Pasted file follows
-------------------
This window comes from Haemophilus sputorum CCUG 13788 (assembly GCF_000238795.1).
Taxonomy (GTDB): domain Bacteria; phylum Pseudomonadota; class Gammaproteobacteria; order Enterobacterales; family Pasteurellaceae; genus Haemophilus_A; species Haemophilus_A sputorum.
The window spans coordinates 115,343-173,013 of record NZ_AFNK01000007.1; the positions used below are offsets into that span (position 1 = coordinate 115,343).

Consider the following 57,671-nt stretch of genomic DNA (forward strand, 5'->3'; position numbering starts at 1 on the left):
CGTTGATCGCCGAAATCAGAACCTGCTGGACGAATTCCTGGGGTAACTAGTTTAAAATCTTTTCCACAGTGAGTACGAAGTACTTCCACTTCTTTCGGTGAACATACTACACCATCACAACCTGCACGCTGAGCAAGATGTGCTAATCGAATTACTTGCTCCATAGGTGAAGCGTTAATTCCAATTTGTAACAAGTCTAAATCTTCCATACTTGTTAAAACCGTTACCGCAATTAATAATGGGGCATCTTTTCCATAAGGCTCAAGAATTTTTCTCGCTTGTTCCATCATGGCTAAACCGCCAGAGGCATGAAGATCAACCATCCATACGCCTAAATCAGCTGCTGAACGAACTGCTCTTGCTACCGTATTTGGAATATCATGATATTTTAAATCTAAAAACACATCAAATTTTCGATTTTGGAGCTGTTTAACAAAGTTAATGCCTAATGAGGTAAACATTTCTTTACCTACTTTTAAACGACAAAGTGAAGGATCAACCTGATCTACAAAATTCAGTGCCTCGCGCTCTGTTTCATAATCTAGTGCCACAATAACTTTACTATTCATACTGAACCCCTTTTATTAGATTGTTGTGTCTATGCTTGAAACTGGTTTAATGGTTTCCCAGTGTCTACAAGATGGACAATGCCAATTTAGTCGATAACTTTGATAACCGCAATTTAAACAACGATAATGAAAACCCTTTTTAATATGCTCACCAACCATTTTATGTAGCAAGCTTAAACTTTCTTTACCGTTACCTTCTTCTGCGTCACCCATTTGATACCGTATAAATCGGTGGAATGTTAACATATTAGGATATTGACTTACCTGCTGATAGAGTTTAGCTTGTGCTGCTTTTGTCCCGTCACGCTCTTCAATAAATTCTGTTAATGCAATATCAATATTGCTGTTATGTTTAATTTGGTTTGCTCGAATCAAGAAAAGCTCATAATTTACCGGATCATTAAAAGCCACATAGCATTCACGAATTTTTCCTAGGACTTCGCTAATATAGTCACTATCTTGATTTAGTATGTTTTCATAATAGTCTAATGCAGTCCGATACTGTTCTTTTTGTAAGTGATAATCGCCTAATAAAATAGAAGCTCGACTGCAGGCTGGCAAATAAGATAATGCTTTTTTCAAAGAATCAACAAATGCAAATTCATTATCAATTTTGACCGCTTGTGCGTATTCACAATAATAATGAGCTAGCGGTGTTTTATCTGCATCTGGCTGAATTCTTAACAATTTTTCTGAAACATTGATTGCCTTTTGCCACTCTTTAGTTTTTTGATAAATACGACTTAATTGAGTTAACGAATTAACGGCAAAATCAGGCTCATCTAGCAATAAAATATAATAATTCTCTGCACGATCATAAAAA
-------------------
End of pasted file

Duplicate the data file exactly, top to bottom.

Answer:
This window comes from Haemophilus sputorum CCUG 13788 (assembly GCF_000238795.1).
Taxonomy (GTDB): domain Bacteria; phylum Pseudomonadota; class Gammaproteobacteria; order Enterobacterales; family Pasteurellaceae; genus Haemophilus_A; species Haemophilus_A sputorum.
The window spans coordinates 115,343-173,013 of record NZ_AFNK01000007.1; the positions used below are offsets into that span (position 1 = coordinate 115,343).

Consider the following 57,671-nt stretch of genomic DNA (forward strand, 5'->3'; position numbering starts at 1 on the left):
CGTTGATCGCCGAAATCAGAACCTGCTGGACGAATTCCTGGGGTAACTAGTTTAAAATCTTTTCCACAGTGAGTACGAAGTACTTCCACTTCTTTCGGTGAACATACTACACCATCACAACCTGCACGCTGAGCAAGATGTGCTAATCGAATTACTTGCTCCATAGGTGAAGCGTTAATTCCAATTTGTAACAAGTCTAAATCTTCCATACTTGTTAAAACCGTTACCGCAATTAATAATGGGGCATCTTTTCCATAAGGCTCAAGAATTTTTCTCGCTTGTTCCATCATGGCTAAACCGCCAGAGGCATGAAGATCAACCATCCATACGCCTAAATCAGCTGCTGAACGAACTGCTCTTGCTACCGTATTTGGAATATCATGATATTTTAAATCTAAAAACACATCAAATTTTCGATTTTGGAGCTGTTTAACAAAGTTAATGCCTAATGAGGTAAACATTTCTTTACCTACTTTTAAACGACAAAGTGAAGGATCAACCTGATCTACAAAATTCAGTGCCTCGCGCTCTGTTTCATAATCTAGTGCCACAATAACTTTACTATTCATACTGAACCCCTTTTATTAGATTGTTGTGTCTATGCTTGAAACTGGTTTAATGGTTTCCCAGTGTCTACAAGATGGACAATGCCAATTTAGTCGATAACTTTGATAACCGCAATTTAAACAACGATAATGAAAACCCTTTTTAATATGCTCACCAACCATTTTATGTAGCAAGCTTAAACTTTCTTTACCGTTACCTTCTTCTGCGTCACCCATTTGATACCGTATAAATCGGTGGAATGTTAACATATTAGGATATTGACTTACCTGCTGATAGAGTTTAGCTTGTGCTGCTTTTGTCCCGTCACGCTCTTCAATAAATTCTGTTAATGCAATATCAATATTGCTGTTATGTTTAATTTGGTTTGCTCGAATCAAGAAAAGCTCATAATTTACCGGATCATTAAAAGCCACATAGCATTCACGAATTTTTCCTAGGACTTCGCTAATATAGTCACTATCTTGATTTAGTATGTTTTCATAATAGTCTAATGCAGTCCGATACTGTTCTTTTTGTAAGTGATAATCGCCTAATAAAATAGAAGCTCGACTGCAGGCTGGCAAATAAGATAATGCTTTTTTCAAAGAATCAACAAATGCAAATTCATTATCAATTTTGACCGCTTGTGCGTATTCACAATAATAATGAGCTAGCGGTGTTTTATCTGCATCTGGCTGAATTCTTAACAATTTTTCTGAAACATTGATTGCCTTTTGCCACTCTTTAGTTTTTTGATAAATACGACTTAATTGAGTTAACGAATTAACGGCAAAATCAGGCTCATCTAGCAATAAAATATAATAATTCTCTGCACGATCATAAAAA